5) What are some of your children’s favourite outdoor activities?
As mentioned above; collecting conkers. They both also love building dens from fallen branches, picking blackberries and just simply ‘legging it’ across wide open meadows…
6) How do you make time for outdoor activities with school and work in full swing?
I work from home, so thankfully I can squeeze lots in. We always walk the dogs straight after the school run, whatever the weather, so that gives Arlo a chance to burn off some early morning energy, and then as I mentioned, we try and squeeze in some more time outside on the return journey when Edie’s around. If the weather’s ok, the kids spend most of their time out in the garden when we get home too… It can sometimes be a battle getting them outside given the appeal of Netflix, so the garden often has to take on a resemblance of a cheap version of Alton Towers just to ensure they’re out in the fresh air.
7) How do you encourage your little ones to spend more time outdoors? Could you give us a few tips and tricks?
I think the key to it all (except for hiding the Netflix remote), is joining in their outdoor adventure, whether that’s in the garden, the countryside or in a city park. What might be a few bits of old mossy wood to us, are trusty swords, wands and Stickman to them. If there’s a tree that can be climbed, climb it (disclaimer: don’t sue me if you fall out). If there’s a den that can be entered, get in there with them – you taking your seat on a rotten old log that they see as a royal throne, will make their day.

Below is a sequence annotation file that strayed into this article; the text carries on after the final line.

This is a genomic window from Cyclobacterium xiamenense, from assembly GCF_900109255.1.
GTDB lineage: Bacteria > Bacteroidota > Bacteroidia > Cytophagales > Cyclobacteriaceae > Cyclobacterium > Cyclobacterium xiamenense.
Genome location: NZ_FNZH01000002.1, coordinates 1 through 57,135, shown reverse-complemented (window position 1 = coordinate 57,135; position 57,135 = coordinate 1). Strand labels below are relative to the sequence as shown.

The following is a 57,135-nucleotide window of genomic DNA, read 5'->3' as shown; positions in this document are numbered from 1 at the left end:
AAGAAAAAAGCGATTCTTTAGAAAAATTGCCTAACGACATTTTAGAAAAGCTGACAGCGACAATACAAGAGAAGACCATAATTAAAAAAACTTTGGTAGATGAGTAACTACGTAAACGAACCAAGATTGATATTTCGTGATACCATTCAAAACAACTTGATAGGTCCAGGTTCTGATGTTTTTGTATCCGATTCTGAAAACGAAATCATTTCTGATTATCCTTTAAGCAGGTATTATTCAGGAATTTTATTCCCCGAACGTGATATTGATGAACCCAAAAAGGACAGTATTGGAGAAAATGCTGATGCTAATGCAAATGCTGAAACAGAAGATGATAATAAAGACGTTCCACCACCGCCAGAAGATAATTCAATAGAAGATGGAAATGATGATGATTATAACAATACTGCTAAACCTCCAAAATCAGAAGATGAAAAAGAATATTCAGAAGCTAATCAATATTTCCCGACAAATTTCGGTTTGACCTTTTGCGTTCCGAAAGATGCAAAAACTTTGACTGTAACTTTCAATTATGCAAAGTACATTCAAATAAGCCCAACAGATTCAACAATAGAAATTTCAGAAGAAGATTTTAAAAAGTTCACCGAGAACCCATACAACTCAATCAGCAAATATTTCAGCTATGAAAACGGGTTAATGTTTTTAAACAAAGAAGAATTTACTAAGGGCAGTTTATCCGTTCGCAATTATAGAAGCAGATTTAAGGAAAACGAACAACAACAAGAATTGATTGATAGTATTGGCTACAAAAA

8) Why do you think being outdoors is important for children?
There are so many reasons to encourage our children to spend more time outdoors, but just off the top of my head: discovering nature and the environment, the health benefits of running around, climbing, jumping and fresh air, and brilliantly, it stretches their imagination.
9) How do you kit your children out for outdoor play?
Always weather dependent, but that said, we don’t let the weather stop us. If it’s raining, we’ll get the wellies and waterproofs out – kids love muddy puddles, it’s a proven fact, just ask Peppa Pig. Although with that logic, it’s also a proven fact that bulls dig up roads.
10) What advice do you have for urban families who want to spend more time outdoors?
We actually used to live in Islington, North London, so we’re well used to getting outdoors in the city too. I believe we’re blessed in the UK with city parks, canal walks, lidos, sports fields, petting farms and skateparks, so with a little planning (locations, routes, weather), time outdoors can still be enjoyed wherever we are. And children don’t need acres of rolling land; a playground can provide the backdrop for their alien adventure and even the smallest of football pitches will quickly transform into Wembley in a child’s eyes…
Thank you so much, Jamie!